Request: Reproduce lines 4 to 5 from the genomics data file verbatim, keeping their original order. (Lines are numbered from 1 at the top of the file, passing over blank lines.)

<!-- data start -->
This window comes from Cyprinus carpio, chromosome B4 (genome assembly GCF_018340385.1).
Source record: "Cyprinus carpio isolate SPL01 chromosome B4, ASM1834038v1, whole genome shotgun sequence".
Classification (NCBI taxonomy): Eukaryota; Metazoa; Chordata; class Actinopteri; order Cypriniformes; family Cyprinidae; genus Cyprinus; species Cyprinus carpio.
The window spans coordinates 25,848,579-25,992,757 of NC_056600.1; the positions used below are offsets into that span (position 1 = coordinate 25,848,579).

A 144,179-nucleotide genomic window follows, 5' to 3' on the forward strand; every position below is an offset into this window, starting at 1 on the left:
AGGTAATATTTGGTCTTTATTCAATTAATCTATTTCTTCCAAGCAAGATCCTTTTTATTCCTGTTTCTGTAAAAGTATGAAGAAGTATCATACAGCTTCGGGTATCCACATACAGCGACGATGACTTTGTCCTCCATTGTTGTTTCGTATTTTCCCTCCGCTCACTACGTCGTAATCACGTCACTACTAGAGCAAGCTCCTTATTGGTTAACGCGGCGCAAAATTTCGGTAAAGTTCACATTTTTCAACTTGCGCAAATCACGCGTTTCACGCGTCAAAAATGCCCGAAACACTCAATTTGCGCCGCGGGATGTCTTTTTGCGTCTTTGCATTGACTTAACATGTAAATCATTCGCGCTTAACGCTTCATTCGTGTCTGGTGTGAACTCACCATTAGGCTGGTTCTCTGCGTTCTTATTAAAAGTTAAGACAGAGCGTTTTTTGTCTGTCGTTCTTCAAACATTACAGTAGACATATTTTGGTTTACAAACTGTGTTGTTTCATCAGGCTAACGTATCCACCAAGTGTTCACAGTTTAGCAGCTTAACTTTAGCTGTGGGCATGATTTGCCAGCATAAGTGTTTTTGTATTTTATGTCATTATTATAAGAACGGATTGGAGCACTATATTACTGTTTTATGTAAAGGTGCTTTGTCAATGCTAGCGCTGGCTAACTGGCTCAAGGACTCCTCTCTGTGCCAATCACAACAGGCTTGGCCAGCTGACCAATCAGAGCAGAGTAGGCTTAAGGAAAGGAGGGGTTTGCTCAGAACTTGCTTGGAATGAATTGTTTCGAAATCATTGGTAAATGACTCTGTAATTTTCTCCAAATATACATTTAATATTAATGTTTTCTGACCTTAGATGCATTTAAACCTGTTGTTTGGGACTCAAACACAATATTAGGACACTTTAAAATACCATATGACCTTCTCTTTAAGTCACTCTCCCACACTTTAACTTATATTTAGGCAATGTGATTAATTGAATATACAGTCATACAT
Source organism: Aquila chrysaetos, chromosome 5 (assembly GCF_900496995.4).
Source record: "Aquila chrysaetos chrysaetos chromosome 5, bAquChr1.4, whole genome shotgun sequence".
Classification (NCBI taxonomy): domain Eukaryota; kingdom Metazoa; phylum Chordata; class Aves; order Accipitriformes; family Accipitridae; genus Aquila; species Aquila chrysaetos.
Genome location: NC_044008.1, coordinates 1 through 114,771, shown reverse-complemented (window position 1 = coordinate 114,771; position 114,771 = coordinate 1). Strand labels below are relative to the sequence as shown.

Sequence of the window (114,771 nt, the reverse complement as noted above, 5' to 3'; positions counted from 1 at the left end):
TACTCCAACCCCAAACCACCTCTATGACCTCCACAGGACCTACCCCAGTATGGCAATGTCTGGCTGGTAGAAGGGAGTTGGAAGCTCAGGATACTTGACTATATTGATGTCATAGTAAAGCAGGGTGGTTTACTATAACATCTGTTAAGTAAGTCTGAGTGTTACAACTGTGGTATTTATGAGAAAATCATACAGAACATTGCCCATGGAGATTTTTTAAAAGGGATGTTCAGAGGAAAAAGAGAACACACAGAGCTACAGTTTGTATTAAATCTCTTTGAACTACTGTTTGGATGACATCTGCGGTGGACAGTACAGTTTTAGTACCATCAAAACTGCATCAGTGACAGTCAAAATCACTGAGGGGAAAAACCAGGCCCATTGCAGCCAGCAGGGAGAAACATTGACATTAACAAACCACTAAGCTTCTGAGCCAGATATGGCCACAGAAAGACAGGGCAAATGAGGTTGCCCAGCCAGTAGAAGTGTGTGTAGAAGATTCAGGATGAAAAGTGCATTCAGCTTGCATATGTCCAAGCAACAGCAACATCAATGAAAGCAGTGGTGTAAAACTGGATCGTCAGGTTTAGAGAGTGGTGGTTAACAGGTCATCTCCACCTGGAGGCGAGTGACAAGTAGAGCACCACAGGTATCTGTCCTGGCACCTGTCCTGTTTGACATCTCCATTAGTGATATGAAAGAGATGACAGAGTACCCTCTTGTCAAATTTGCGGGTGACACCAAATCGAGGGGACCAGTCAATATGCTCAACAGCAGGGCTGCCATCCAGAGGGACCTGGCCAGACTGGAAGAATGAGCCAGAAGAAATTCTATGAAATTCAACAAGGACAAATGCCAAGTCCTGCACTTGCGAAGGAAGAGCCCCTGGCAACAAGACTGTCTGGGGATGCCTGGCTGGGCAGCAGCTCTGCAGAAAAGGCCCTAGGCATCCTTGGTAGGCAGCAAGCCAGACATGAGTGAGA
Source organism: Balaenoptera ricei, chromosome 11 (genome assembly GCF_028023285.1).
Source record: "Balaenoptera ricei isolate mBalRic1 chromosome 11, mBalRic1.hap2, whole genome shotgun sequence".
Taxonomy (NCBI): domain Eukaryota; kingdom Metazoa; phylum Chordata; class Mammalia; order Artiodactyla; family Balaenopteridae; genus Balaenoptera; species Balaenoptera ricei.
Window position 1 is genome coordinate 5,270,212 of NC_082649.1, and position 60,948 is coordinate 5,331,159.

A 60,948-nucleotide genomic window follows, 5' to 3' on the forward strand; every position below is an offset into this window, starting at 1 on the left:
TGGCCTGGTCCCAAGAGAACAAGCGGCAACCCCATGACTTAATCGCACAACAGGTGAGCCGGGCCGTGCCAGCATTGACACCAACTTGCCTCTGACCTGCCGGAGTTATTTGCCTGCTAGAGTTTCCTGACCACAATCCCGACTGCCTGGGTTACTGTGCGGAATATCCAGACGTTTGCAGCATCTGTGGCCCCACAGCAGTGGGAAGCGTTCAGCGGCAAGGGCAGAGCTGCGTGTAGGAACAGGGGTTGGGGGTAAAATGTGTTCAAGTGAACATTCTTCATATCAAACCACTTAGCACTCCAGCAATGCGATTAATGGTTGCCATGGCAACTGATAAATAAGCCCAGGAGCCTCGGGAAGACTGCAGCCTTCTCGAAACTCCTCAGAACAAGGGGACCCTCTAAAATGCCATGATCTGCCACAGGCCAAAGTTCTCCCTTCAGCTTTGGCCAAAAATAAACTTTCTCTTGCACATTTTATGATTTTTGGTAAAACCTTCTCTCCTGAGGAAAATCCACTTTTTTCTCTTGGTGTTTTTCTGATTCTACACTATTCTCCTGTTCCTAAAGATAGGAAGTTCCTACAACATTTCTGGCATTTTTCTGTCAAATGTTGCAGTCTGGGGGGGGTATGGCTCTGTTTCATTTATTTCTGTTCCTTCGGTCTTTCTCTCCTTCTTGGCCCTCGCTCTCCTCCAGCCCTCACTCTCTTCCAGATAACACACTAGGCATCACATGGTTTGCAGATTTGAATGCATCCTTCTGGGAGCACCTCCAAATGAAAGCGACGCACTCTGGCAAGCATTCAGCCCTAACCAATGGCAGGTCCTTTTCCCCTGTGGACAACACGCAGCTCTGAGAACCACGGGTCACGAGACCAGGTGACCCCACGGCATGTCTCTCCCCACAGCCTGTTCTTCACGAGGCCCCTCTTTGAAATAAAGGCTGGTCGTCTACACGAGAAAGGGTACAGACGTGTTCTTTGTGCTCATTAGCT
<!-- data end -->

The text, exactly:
The window spans coordinates 25,848,579-25,992,757 of NC_056600.1; the positions used below are offsets into that span (position 1 = coordinate 25,848,579).

A 144,179-nucleotide genomic window follows, 5' to 3' on the forward strand; every position below is an offset into this window, starting at 1 on the left: